Virtual Reality

Just a few years ago, the term “virtual reality” was far from mainstream vocabulary. Virtual reality (VR) refers to a computer-generated simulation in which a person can interact within an artificial three-dimensional environment using electronic devices. Although this technology was being developed over the time span of many, many years, it is only recently that several industries have been using it to show off their assets. The Virtual Reality (VR) market was valued at $17 billion in 2020 and is expected to reach $184 billion by 2026. The introduction of VR into mainstream consumption comes with updated uses and adaptations to fit different business needs.


In the real estate industry, VR has become an effective marketing tool and means of communication to show prospects the value of a property, no matter the current state it is in. Virtual reality simulates a finished, existing space without it ever even being built in real life. This is a powerful tool not only for agents, but can also be helpful in the process of construction since plans can be visualized and tested with no actual commitment.


Spaces can be staged and finished using detailed renderings of furniture, appliances, etc, giving a more accurate representation of what the prospect would be investing in. AVR, a term coined by View Labs, is unique in that it merges robot captured video footage and places digitally rendered objects within that footage, the end result being a 360-degree virtual tour that features photorealistic rendering. AVR can be a great tool that saves time and money and increases conversions. The recent Goldman and Sachs study reveals as much as 1.4 million real estate agents are using VR as a tool to showcase properties. This implies an aggregated commission market from using VR currently exceeds $107 billion.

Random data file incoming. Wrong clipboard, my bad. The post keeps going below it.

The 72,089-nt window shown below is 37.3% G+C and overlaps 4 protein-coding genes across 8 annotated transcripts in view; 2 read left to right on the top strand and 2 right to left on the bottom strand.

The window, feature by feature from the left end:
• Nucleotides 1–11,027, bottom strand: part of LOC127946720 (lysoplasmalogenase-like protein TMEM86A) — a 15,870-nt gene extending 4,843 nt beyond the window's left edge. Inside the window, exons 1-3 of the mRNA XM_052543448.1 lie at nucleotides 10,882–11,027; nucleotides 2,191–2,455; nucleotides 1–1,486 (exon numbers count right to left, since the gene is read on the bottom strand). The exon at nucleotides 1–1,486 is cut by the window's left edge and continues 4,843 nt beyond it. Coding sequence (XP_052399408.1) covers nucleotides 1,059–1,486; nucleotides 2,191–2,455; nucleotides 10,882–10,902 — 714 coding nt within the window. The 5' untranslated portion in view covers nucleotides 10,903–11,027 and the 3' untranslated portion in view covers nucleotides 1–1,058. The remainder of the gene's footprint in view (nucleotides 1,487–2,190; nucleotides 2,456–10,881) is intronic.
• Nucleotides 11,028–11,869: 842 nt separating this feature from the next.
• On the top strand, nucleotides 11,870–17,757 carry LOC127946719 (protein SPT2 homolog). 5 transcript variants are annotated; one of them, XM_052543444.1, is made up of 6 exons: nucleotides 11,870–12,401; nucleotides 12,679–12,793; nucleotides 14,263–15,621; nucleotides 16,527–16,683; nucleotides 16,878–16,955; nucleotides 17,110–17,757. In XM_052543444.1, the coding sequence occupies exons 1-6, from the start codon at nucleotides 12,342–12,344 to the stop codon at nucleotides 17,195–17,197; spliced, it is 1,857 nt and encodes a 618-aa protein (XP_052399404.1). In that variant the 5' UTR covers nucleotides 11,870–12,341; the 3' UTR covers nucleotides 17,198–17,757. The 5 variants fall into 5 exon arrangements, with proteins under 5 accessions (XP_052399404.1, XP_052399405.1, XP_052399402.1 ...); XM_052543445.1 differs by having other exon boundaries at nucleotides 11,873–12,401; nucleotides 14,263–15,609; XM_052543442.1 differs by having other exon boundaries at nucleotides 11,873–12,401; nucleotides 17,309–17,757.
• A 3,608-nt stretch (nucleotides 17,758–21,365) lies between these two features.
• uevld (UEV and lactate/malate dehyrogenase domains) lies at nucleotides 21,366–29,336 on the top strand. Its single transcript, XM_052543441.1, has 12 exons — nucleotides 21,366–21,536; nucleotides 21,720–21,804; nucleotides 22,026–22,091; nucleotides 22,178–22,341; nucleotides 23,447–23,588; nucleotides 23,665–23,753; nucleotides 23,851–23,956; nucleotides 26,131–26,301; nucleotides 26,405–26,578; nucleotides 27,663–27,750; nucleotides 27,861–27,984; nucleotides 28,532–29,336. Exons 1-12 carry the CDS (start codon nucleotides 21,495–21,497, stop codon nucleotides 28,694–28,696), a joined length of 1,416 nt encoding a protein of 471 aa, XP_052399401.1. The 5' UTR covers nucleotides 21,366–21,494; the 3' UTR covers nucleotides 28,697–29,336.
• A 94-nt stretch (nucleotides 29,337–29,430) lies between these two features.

Perhaps the most obvious industry that uses VR is entertainment. It is most commonly seen in video games, where players can be fully immersed within the world of the game, via the use of headsets or special goggles. Global revenue within the VR gaming industry is forecast to grow from $0.4B in 2017 to $2.4B by 2024. In the movie and TV industry, VR technology can be used within the footage itself, and as a way to experience the film or show. VR adds a whole new exciting layer to film consumption, and can potentially be the main way we will interact with video in the future.


There are exciting things happening within the retail sector as well, more commonly with AR technology. Many shopping platforms offer the option to view the item (furniture, clothing etc) within a real context, such as placing a chair in a living room or trying on a lipstick color before purchasing it. The use of AR features for beauty brands like MAC Cosmetics have increased 32% since March 2020. Shoppers who try out products virtually are three times more likely to make a purchase and spend 10% more than people who don’t. 7Immersive shopping experiences are becoming more and more popular, providing customers thoughtful and interactive ways to make purchases from the comfort of their homes. View Labs partnered with Ulta Beauty to create an interactive 360° tour, giving shoppers a realistic, lifelike experience of the store and their favorite products. With this technology, online shopping doesn't feel as disconnected while allowing for a safe but engaging shopping trip.


Learn more about our AVR technology can enhance your current and future projects and request a demo here.

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